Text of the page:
Date: February 26, 2002
Creator: Vesnovskii, S. P.
Partner: UNT Libraries Government Documents Department

Report for General Research July 10 to October 2, 1950 (Supporting Research Volume)

Description: The efficient prosecution of the research and process development on polonium, radium, actinium, waste disposal, and alpha-neutron sources requires the use of a wide variety of instrumental techniques such as: alpha, beta, gamma, and neutron counters and survey meters; emission, absorption, and mass spectroscopy: x-ray and electron diffraction; microbalances; and calorimeters. The complex and kaleidoscopic aspects of our research program require; (1) The application of standard instruments and techniques to a variety of problems; (2) The development of new techniques for the use of standard instruments; and (3) The development of new or improved Instruments. The sum of the above three categories constitutes the field of supporting research. The amplifier for counting pulses of wide dynamic range which was developed for counting beta particles in the presence of alphas has operated so satisfactorily that it has been decided to attempt to adopt it for neutron counting. Substantial improvement at medium counting rates has already been obtained but results at high counting rates are not as satisfactory. The development of a survey meter for monitoring fast neutrons has been under way for sometime. The attainment of higher efficiency has been attempted by the use of a dual-chambered counter tube. The tube operates with a filling of methane gas at two atmospheres pressure. The achievement of leak-proof seals and highest purity methane has been under investigation as their necessity has been indicated by tests. The development of a scintillation counter for surveying and measuring low levels of alpha activity has been continued. Recent efforts have been directed towards determining the correct voltages to be applied to the photomultiplier tube in order to operate under optimum conditions. Recent tests of the coincidence counter to detect scintillations in water containing alpha-active waste material have indicated the necessity of obtaining photomultiplier tubes with low noise ...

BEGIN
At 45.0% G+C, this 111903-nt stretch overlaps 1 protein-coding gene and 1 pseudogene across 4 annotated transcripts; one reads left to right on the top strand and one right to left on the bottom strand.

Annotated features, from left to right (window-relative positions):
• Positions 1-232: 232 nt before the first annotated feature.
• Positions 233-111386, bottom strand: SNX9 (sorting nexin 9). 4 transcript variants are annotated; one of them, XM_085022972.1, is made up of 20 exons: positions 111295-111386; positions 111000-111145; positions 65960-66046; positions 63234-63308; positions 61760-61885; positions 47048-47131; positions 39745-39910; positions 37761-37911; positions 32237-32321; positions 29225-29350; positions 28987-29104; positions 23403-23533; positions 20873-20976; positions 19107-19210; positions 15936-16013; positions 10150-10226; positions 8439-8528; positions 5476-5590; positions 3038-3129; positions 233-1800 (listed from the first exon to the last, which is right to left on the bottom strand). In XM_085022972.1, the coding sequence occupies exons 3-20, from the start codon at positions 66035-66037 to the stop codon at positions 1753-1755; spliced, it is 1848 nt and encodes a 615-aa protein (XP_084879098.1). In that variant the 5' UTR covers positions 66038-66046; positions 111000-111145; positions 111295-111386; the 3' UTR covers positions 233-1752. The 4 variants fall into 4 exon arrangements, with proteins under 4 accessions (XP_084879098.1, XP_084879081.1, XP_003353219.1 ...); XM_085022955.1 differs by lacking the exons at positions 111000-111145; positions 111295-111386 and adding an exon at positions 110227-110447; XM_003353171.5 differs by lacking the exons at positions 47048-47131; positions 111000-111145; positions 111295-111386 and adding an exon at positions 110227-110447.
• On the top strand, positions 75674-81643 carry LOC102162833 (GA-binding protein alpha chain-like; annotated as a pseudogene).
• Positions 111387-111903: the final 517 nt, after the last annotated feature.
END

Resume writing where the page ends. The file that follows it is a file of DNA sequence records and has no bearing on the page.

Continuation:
Date: November 6, 1950
Creator: Haring, M.M.
Partner: UNT Libraries Government Documents Department


Description: The purpose of this study is to evaluate dissolved concentration limits (also referred to as solubility limits) of elements with radioactive isotopes under probable repository conditions, based on geochemical modeling calculations using geochemical modeling tools, thermodynamic databases, field measurements, and laboratory experiments. The scope of this activity is to predict dissolved concentrations or solubility limits for elements with radioactive isotopes (actinium, americium, carbon, cesium, iodine, lead, neptunium, plutonium, protactinium, radium, strontium, technetium, thorium, and uranium) relevant to calculated dose. Model outputs for uranium, plutonium, neptunium, thorium, americium, and protactinium are provided in the form of tabulated functions with pH and log fCO{sub 2} as independent variables, plus one or more uncertainty terms. The solubility limits for the remaining elements are either in the form of distributions or single values. Even though selection of an appropriate set of radionuclides documented in Radionuclide Screening (BSC 2002 [DIRS 160059]) includes actinium, transport of Ac is not modeled in the total system performance assessment for the license application (TSPA-LA) model because of its extremely short half-life. Actinium dose is calculated in the TSPA-LA by assuming secular equilibrium with {sup 231}Pa (Section 6.10); therefore, Ac is not analyzed in this report. The output data from this report are fundamental inputs for TSPA-LA used to determine the estimated release of these elements from waste packages and the engineered barrier system. Consistent modeling approaches and environmental conditions were used to develop solubility models for the actinides discussed in this report. These models cover broad ranges of environmental conditions so they are applicable to both waste packages and the invert. Uncertainties from thermodynamic data, water chemistry, temperature variation, and activity coefficients have been quantified or otherwise addressed.
Date: July 13, 2005
Creator: Bernot, P.
Partner: UNT Libraries Government Documents Department

Anomalies of Nuclear Criticality, Revision 6

Description: This report is revision 6 of the Anomalies of Nuclear Criticality. This report is required reading for the training of criticality professionals in many organizations both nationally and internationally. This report describes many different classes of nuclear criticality anomalies that are different than expected.
Date: February 19, 2010
Creator: Clayton, E. D.; Prichard, Andrew W.; Durst, Bonita E.; Erickson, David & Puigh, Raymond J.
Partner: UNT Libraries Government Documents Department